8.8 It was estimated that over the past three years between 157 and 41 remand prison places could have been saved at any one time assuming upper and lower limit conditions respectively, equating to between 471 and 123 places over the course of three years.

8.9 When an accused spends time on remand, and then is given a custodial sentence, the time spent on remand counts as part of the custodial sentence. This is not the case for time spent on supervised bail. Therefore there will be no savings in prison costs for those individuals on supervised bail who went on to receive a custodial sentence16 . This applies in 22% of the supervised bail cases examined here, and the remand places saved are reduced by this amount in our analysis to reflect this. This results in a net saving of between 366 and 97 remand places over the three years.

8.10 Combining the remand prison places avoided with the average cost per prison place over the three years (adjusted for inflation) we can estimate the total costs which would have been incurred had the accused been on remand rather than bail, and hence the savings associated with bail supervision schemes.

Table 4 - Net Benefits

Period (2006-09) Remand Days Saved Average Cost per Remand Place (2009£) Number of Annual Equivalent Remand Places Prevented Saving on Remand Expenditure (2009£) Expenditure on Supervised Bail (2009£) Net Benefit (2009£) Benefits to Costs Ratio
Upper limit 56 43,191 469.5 20,278,116 2,392,364 17,885,752 8.5
Lower limit 37 124 5,364,322 2,391,928 2,972,394 2.2

8.11 For the past 3 years the reduction in remand places would result in a reduction of between £4 million and £16 million to prison costs. As total expenditure on supervised bail over the same period is around £2.4 million, this results in a net benefit of between £2 million and £13 million.

Sensitivity Analysis

8.12 Given the costs and benefits calculated above are estimates based on certain assumptions, it is useful to examine to what extent the variables would have to vary to result in there no longer being a net-benefit (i.e. the cost of bail supervision being equal to the savings from reduced prison numbers). Table 5 shows the results of this exercise for two main variables and across both types of analysis, assuming all else remains equal in each case.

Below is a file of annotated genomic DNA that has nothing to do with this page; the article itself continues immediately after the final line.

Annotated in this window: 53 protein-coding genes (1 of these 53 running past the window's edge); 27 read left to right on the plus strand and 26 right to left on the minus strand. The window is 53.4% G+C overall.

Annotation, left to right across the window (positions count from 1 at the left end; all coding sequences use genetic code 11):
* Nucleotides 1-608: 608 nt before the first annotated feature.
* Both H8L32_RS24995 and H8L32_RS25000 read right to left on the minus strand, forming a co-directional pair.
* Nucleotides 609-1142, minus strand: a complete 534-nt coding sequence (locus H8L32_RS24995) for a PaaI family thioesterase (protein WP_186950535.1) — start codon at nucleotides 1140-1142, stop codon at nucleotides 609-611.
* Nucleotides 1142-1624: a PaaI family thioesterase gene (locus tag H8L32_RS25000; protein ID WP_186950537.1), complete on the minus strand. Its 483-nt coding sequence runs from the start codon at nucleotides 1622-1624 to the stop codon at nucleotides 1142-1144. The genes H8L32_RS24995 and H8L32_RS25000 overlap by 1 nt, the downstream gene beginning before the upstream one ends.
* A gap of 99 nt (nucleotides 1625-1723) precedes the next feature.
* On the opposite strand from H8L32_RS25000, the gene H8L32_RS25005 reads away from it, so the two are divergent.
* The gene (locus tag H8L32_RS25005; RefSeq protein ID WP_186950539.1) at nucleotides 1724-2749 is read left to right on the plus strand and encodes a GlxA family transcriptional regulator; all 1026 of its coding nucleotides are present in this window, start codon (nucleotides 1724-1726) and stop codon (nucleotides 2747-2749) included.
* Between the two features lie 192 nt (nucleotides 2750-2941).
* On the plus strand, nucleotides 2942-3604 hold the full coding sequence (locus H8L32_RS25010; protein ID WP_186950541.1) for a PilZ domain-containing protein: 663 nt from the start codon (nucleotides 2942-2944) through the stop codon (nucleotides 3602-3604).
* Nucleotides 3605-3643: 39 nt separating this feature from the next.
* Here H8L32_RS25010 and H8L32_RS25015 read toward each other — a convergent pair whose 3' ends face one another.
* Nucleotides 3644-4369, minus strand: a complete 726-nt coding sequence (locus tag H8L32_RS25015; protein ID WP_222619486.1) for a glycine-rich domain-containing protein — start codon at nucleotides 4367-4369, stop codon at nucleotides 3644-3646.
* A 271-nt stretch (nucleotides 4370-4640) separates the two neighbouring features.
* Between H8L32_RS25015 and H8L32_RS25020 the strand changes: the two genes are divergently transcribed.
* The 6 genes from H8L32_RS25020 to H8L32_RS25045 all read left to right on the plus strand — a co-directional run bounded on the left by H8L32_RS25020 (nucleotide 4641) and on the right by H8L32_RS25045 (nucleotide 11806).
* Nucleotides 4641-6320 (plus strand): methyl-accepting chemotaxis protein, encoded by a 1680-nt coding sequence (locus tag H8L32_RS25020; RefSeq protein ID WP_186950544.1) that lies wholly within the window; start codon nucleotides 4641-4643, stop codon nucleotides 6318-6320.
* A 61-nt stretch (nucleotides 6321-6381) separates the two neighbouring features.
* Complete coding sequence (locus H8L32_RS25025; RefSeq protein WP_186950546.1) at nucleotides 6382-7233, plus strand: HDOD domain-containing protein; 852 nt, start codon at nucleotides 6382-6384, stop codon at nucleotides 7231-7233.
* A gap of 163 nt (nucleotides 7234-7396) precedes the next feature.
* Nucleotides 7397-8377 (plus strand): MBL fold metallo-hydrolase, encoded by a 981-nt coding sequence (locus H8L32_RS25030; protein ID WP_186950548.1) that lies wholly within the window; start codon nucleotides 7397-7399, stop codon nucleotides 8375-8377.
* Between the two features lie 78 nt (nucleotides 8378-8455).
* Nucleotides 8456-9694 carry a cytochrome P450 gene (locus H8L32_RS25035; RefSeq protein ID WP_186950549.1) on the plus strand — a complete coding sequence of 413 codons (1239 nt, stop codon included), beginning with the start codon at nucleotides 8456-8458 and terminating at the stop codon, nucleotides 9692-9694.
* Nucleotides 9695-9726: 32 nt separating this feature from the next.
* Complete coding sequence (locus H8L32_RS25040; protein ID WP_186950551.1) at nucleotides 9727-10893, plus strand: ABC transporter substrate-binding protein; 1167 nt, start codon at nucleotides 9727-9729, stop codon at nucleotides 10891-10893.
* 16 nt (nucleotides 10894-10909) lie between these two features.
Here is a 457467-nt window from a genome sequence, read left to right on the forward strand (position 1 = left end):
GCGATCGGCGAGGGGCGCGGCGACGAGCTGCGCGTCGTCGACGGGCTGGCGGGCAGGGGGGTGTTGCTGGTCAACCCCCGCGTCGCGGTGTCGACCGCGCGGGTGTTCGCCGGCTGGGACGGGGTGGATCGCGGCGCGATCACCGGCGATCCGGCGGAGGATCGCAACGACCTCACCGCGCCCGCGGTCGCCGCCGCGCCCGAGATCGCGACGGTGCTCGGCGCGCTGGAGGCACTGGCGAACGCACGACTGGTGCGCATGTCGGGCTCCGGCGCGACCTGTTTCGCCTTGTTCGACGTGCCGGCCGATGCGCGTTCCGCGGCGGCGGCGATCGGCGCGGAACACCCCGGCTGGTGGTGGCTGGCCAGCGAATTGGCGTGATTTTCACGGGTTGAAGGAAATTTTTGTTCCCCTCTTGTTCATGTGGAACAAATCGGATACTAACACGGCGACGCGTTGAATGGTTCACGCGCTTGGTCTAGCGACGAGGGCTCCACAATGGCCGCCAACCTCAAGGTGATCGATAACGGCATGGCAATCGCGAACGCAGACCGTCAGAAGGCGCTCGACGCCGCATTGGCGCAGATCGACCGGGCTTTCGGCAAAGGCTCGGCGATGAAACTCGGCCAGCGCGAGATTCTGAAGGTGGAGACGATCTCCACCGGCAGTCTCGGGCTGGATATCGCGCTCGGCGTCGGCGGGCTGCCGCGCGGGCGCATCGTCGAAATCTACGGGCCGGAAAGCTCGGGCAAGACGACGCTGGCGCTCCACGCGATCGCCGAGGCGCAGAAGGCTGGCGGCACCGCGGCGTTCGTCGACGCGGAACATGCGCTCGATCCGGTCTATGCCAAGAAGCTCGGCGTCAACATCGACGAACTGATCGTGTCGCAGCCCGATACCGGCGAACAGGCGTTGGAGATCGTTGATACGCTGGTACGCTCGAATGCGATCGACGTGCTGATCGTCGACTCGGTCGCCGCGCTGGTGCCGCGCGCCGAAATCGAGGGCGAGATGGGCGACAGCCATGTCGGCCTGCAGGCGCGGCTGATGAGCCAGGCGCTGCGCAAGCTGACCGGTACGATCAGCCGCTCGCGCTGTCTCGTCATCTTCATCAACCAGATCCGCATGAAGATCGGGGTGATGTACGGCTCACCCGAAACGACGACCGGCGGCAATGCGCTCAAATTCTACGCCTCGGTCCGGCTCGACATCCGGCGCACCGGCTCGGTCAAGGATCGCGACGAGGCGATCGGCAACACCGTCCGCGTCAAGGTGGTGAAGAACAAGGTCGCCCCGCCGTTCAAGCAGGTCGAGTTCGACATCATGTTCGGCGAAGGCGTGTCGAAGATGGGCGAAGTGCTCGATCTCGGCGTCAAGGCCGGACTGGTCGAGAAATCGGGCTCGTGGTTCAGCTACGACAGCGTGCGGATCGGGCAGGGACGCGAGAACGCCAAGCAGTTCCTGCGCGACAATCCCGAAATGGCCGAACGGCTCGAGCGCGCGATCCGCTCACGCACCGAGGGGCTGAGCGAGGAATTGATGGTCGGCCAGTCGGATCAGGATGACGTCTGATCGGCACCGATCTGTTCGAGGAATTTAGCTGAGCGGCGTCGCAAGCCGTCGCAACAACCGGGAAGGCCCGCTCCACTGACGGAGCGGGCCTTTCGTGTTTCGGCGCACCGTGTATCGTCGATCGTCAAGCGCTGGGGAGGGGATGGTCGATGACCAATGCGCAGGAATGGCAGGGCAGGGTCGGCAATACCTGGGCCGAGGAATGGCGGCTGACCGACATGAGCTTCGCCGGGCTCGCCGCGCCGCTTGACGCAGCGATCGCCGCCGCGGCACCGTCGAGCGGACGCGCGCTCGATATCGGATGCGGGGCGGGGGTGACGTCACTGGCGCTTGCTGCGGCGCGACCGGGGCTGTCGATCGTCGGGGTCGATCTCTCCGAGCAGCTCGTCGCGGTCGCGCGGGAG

Table 5 - Sensitivity Analysis

  Upper limit : Average SB case length Lower limit: Average Remand length (excluding terminated)
Variable Hypothetical Value Resulting in Costs=Benefits Estimated Value at Present Difference Needed Hypothetical Value Resulting in Costs=Benefits Estimated Value at Present Difference Needed
Average Expenditure Per Case £12,667 £1,412 £11,255
£3,167 £1,412 £1,755
Number of Remand Places Saved 18.5 156.5 138
18.5 41.4 22.9

8.13 We can see that for both variables there would have to be substantial shifts in their values to alter the fundamental outcome that supervised bail results in net-benefits, so long as all assumptions hold.


8.14 Net benefits of supervised bail over the last 3 years are likely to lie somewhere in the range of £2 million to £13 million, with a benefit to cost ratio of between 1.7 and 6.6.

8.15 Based on our assumptions, the average cost of a supervised bail case would have to rise by between 75% and 560% for supervised bail to no longer be cost effective.


Email: Carole Wilson